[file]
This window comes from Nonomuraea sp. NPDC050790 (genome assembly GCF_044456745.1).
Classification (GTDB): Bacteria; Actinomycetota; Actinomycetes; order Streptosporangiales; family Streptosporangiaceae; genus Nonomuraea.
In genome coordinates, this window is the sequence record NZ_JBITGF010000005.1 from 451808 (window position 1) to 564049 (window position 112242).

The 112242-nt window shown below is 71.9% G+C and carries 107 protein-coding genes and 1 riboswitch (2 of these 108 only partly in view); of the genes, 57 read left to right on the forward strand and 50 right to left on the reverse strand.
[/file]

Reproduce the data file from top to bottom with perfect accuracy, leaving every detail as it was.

This window comes from Nonomuraea sp. NPDC050790 (genome assembly GCF_044456745.1).
Classification (GTDB): Bacteria; Actinomycetota; Actinomycetes; order Streptosporangiales; family Streptosporangiaceae; genus Nonomuraea.
In genome coordinates, this window is the sequence record NZ_JBITGF010000005.1 from 451808 (window position 1) to 564049 (window position 112242).

The 112242-nt window shown below is 71.9% G+C and carries 107 protein-coding genes and 1 riboswitch (2 of these 108 only partly in view); of the genes, 57 read left to right on the forward strand and 50 right to left on the reverse strand.